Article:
Sunday, July 19, 2009

Koko sexism

HiTV has so few subscribers that the latest reality TV show, KokoMansion, has not registered much impact on public consciousness. The format is a replica of the Flavor of Love reality tv series featuring Public Enemy's Flavor Flav. However, whereas the Flavor Flav show placed a heavy emphasis on sexual lure and curvaciousness revealed, the KokoMansion version predictably frames itself in conservative tones as the search for the "ideal Nigerian woman" with D'banj as the star in need of a romantic attachment. The show's website explains:

"Through specially designed tasks, these ladies' strengths, talents, tolerance-level, fashion sense, social etiquettes etc will be put to the ultimate test – where the viewing public will act as the grand jury in the eventual selection of which one of the 12 contestants should be considered as having the virtues worthy of an Ideal Nigerian Woman. With all the cultural values we hold high as Nigerians projected to the rest of the world. In a nutshell, this show is a celebration of the dynamism of the hard-working beautiful Nigerian woman –by sharing in her struggles, and celebrating her virtues."

The irony in all this is that the ideal Nigerian woman is portrayed as someone whose life must be defined by competition among her sex for a man, with marriage, and the grooming path towards it, as the pinnacle of life's achievement. As with the Flavor of Love, the emphasis on love and romance fails to mask the underlying celebration of patriarchy and polygamy. D'banj the koko-master is placed at the centre of the 12 'kokolettes' hopes and dreams. It would be hard to imagine a reversal of the format, with 12 men competing for the attentions of one woman. The show seeks to consolidate the idea that Nigerian women should only think of marriage and bettering their chances of being selected by the perfect Nigerian man.

It reminds of a boat trip to Ilashe I took recently. One of our party had brought a pretty young thing with him from the night before. He also invited four Unilag girls along, all heavily made up. As we tried to enjoy the beach and the vibe, he proceeded to weave between all five of his entourage, requesting that each become his 'special friend'. Life as one long hip-hop video. Patriarchy thrives on the economic vulnerability of young women, whose bodies become the currency that circulates across the field of desire. The KokoMansion is, in this respect, the very image of patriarchy and a celebration of the ideal that women's lives must be surveyed and controlled by men.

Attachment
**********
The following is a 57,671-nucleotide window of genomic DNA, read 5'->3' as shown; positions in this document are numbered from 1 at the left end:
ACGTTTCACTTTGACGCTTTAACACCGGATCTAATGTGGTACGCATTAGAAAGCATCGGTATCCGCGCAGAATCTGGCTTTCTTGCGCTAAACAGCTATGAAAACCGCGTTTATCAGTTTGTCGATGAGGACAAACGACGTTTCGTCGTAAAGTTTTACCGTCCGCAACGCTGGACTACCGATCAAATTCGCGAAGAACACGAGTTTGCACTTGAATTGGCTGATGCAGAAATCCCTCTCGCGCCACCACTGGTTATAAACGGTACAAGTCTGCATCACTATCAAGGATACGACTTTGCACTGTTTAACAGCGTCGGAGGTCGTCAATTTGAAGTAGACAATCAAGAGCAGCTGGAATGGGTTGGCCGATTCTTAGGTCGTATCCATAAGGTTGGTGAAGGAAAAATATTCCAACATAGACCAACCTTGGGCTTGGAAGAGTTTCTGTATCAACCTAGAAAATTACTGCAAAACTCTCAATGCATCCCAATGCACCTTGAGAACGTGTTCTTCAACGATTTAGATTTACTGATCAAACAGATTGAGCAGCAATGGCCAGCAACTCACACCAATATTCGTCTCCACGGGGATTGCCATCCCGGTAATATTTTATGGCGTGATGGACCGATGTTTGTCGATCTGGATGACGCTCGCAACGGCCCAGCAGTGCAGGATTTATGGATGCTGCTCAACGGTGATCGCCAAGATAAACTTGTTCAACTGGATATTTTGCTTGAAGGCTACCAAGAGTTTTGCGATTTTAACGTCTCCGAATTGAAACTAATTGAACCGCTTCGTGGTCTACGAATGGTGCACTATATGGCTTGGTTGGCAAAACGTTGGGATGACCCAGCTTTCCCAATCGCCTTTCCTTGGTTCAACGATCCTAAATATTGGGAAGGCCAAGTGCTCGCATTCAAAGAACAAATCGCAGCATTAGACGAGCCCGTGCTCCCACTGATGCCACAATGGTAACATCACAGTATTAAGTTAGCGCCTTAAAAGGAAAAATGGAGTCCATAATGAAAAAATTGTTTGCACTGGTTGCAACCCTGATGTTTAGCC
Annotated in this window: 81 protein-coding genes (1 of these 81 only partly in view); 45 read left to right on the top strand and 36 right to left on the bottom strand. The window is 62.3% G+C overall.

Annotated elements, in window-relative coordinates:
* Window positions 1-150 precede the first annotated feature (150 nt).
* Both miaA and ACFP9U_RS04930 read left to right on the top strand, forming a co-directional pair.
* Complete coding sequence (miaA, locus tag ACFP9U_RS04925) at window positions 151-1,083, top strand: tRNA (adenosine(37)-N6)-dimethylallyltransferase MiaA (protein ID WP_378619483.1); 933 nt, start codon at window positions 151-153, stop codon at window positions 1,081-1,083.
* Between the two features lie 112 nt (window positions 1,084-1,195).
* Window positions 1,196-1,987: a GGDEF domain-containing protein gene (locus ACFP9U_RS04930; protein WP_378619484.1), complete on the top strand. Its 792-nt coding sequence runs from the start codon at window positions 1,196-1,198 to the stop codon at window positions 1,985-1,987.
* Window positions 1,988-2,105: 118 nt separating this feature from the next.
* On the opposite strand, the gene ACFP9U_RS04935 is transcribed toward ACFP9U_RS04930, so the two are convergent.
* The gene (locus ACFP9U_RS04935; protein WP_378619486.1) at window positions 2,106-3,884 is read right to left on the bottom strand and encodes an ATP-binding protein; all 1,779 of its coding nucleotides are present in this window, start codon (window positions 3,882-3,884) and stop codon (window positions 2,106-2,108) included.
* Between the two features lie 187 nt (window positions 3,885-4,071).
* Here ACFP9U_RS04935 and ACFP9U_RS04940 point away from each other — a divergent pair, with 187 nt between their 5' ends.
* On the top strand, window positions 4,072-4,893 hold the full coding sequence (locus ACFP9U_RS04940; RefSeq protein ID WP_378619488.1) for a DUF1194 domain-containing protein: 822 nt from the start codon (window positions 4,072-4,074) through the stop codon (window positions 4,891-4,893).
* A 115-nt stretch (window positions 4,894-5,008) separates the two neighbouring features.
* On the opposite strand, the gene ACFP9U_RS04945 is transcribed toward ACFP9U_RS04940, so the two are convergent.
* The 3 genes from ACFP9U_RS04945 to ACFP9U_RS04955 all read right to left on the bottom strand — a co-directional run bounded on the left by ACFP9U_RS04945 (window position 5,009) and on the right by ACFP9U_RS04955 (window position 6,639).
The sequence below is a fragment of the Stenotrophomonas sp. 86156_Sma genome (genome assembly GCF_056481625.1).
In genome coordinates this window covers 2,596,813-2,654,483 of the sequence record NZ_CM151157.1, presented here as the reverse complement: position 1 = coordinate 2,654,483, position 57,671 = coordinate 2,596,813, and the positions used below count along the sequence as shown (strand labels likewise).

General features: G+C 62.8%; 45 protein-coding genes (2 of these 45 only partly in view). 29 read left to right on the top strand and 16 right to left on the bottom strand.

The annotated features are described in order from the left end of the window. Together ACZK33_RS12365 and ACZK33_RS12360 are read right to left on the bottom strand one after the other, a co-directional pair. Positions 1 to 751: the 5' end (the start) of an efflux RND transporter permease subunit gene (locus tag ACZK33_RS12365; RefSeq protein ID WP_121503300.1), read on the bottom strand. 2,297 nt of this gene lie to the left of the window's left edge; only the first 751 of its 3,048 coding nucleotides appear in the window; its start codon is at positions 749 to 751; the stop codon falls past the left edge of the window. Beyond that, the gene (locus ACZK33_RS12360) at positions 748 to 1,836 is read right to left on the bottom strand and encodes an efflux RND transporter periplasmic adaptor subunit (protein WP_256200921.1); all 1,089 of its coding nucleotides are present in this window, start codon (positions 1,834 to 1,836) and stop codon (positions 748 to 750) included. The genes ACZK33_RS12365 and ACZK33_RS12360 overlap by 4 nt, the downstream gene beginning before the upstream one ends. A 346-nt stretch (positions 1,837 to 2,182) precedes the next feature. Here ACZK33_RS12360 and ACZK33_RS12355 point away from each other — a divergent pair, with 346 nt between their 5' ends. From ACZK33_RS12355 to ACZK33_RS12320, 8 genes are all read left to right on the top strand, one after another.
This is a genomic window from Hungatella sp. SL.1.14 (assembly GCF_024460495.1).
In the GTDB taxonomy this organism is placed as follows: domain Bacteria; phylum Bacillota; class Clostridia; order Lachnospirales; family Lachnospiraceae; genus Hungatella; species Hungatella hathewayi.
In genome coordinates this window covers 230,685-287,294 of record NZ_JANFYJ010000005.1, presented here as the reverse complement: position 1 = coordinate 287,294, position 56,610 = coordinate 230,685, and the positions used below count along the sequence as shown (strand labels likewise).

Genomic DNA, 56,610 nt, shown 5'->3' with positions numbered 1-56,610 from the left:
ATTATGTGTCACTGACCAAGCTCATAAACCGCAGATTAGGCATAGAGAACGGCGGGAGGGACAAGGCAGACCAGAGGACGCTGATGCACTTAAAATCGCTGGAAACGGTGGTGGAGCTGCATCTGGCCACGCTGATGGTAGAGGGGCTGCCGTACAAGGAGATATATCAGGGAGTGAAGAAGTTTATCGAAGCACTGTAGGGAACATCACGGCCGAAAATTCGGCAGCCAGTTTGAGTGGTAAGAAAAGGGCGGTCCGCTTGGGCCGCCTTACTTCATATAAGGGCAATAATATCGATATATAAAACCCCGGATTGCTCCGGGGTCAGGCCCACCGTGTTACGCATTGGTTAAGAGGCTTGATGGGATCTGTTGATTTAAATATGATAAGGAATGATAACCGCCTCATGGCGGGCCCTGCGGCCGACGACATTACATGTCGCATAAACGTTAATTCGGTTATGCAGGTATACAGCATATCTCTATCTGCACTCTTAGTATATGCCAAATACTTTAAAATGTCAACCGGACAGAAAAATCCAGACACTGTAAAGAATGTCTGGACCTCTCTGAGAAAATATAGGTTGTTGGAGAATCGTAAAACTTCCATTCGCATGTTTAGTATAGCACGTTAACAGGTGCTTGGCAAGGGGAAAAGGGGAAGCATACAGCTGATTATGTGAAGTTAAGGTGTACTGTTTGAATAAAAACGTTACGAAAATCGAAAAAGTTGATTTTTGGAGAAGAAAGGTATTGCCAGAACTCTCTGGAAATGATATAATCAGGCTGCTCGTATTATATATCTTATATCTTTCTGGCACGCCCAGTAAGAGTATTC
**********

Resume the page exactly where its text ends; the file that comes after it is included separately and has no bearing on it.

ShadeNonconformist 9:11 am  

Well said Jeremy! I couldn't have said it any better. Another criticism i have of the show is having the governess "monitor" the activities of the women: the implicit ideology being women, like children, need to be controlled so that "they do not behave badly." It's so ridiculous.

FIGE 3:35 pm  

I am yet to understand,what that show is all about, Are they now sayint that the ideal nigerian woman can be "picked" through selections, she know about, A show these ladies have sign up for, so as to be the next "KOKOLET". Funny as the "characters" might be, I stiill think the show lacks Some Content.
My FAV in the house is the most talked about......

nneoma 5:21 pm  

will not be able to catch the show, but did take a look at the profiles of the potential "kokolettes." Many of them did admit to coming from humble backgrounds or poor families....sexploitation at its best...

Anonymous,  5:40 pm  

Where there's a Kokomaster, there will always be Kokolets :)

At least he's keeping them off the streets and out of married men's beds.

OK - so I OD'ed on bitchorade....but those girls are not worthy of being filmed - from what I've seen.

Anonymous,  9:40 pm  

Jeremy, you wrote: "It would be hard to imagine a reversal of the format, with 12 men competing for the attentions of one woman."

Actually, it's not that difficult to imagine, with several shows along the same Flavor of Love format, such as 'The Bachelorette', 'I Love New York' and 'Daisy of Love' recently in rotation. And just as Nigeria apparently now has an indigenous version of Flavor of Love, one can only presume that its feminine counterpart is probably not that far behind.

Lost at The End 4:44 pm  

Can you imagine the girls talking about "the good old days when nigerian women were virgins before they married?" Lol! Who are they kidding?

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